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Australian wildlife/national parks

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Did You Know … ?

  • Australia has 21 of the world’s 25 deadliest snakes.
  • The fastest recorded speed for a kangaroo is 40 miles per hour.
  • Australia’s giant Gippsland earthworm can measure up to 10 feet long.
  • Daintree is the world’s oldest living rain forest, more than 110 million years.
  • Kangaroo and koala are Aboriginal words.

Of marsupials and monotremes

Just about everyone (make that everyone) who goes to Australia wants to see some of the continent’s unique animal life, beginning, minimally, with kangaroos and koalas. They can be seen in zoos and other controlled environments, but also in natural settings, kangaroos more easily than koalas.

The two are marsupials, meaning mammals whose young spend some time after birth in the mother’s pouch, but Australia boasts more than 140 marsupial species. For the dedicated, there is much to look for.

Australia also is the only place on Earth where monotremes (egg-laying mammals) live. The platypus and echidna, or spiny anteater, are the best known and can be seen in selected parks and, in the case of the anteater, on Kangaroo Island — along with a lot of other fascinating native species.

Australia has typical mammals, too, but the dingo, or wild dog, is the country’s largest carnivorous mammal.

Vacationers who visit with diving topmost in their minds are seeing, in the Great Barrier Reef, the world’s largest living organism, occupying some 133,200 square miles — half the size of Texas. Coastal areas offer access to a wide variety of marine life including dolphins, fur seals, sharks, whales, even the dugong.

Of the more than 800 bird species listed in Australia, about half are found nowhere else. The best known are the flightless emus, which are around six feet tall, and the beyond-adorable penguins. Both can be seen in natural environments, as well as in zoos. But, for the serious birder, they are just the beginning.

As for reptiles, the famed crocodiles, plus lizards and turtles, can be seen in selected locations. The poisonous snakes, however, are best seen in only one place, i.e., a controlled environment.

Generally, visitors combine wildlife viewing with Australia’s cities, Aboriginal culture, coastal areas for beaches or the interior for Ayers Rock/Uluru, for example. However, the dedicated wildlife enthusiast has more than enough fodder for building an entire visit around favorite animals or animal types. Depending on the species, many critters can be observed in the country’s fine zoos, in its 550 national parks and in the wide-open spaces or at sea.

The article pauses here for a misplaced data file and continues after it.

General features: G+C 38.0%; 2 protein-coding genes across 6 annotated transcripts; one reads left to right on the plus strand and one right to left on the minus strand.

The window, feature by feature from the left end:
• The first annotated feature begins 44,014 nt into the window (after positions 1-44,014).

Things to do for Venturers

  • Take advantage of the greatness of the Great Barrier Reef and plan some diving. Sailing, snorkeling and swimming the reef are other options.
  • Camp overnight at Sydney’s Taronga Zoo, then take a behind-the-scenes tour and learn how and what some animals are fed.
  • Hear Aboriginal guides tell Dreaming stories and discuss the relationship between Aboriginal culture and Australian wildlife, on the Yurridla Aboriginal Trail in the Adelaide Hills.
  • Swim with whale sharks at Ningaloo Reef. Or, ratchet up the action a bit: Get into the water with great white sharks at Port Lincoln in South Australia.
  • Or, sign on for the Shark Dive Xtreme experience at the Melbourne Aquarium. Come face to face with huge sharks, stingrays and turtles.
  • If heading to Queensland’s Gold Coast for a little surfing, consider taking time for whale watching. Also, the Gold Coast’s David Fleay Wildlife Park and Currumbin Wildlife Sanctuary are places to see Australia’s unique animals.

Things to do for Centrics

  • At the Australian Reptile Park north of Sydney, which supplies venom used to create serums to counter bites from the deadly funnel web spider and from a half dozen poisonous snakes, watch handlers milk some of the snakes. No one touches the spider to get its venom.
  • Take the binoculars to Kakadu National Park, home to one-third of the country’s birds. Millions of migratory birds may be seen in the park’s wetlands. The Broome Bird Observatory is another place to view many species of wetland and migratory birds.
  • Overnight in safari tents at Western Plains Zoo in Dubbo. This zoo’s animals are mostly large, open-range critters.
  • If turtles are your favorites or among your favorites, look for some of Australia’s 13 species at Ningaloo Reef midway along Australia’s west coast or Eco Beach in Broome, on Australia’s northwest coast.
  • Zoodoo Wildlife Park on Tasmania is the place to go for an up-close experience with Tasmanian devils. Take a safari bus tour in this park.
  • Look for some of Australia’s nocturnal animals such as bandicoots, bilbies and mountain pygmy possums, at Healesville Sanctuary in Victoria. Also, see the sanctuary’s interactive platypus show, as the animals interact with their keepers.

Things to do for Authentics

  • Spot whales in Western Australia between May and September.
  • In the evening on Kangaroo Island in South Australia or Phillip Island in Victoria, watch pairs and groups of little penguins make their nightly journey to the shore. It’s an engrossing parade.
  • Take a behind-the-scenes tour, and time your visit for a chance to hand feed animals at Canberra’s National Zoo and Aquarium.
  • Observe koalas in the wild on Victoria’s Phillip Island or in Yanchep National Park in Western Australia. And, look for the echidna, or spiny anteater, in the wild on Kangaroo Island.
  • Listen for the hysterical, human-sounding laughter of the kookaburra. You may spot, as well as hear, this bird in the countryside or in city suburbs.
  • At Crocodylus Park in Darwin, meet a crocodile under water. You will be safely protected by a plastic cage.

Additional Resources

For more information, consult Tourism Australia at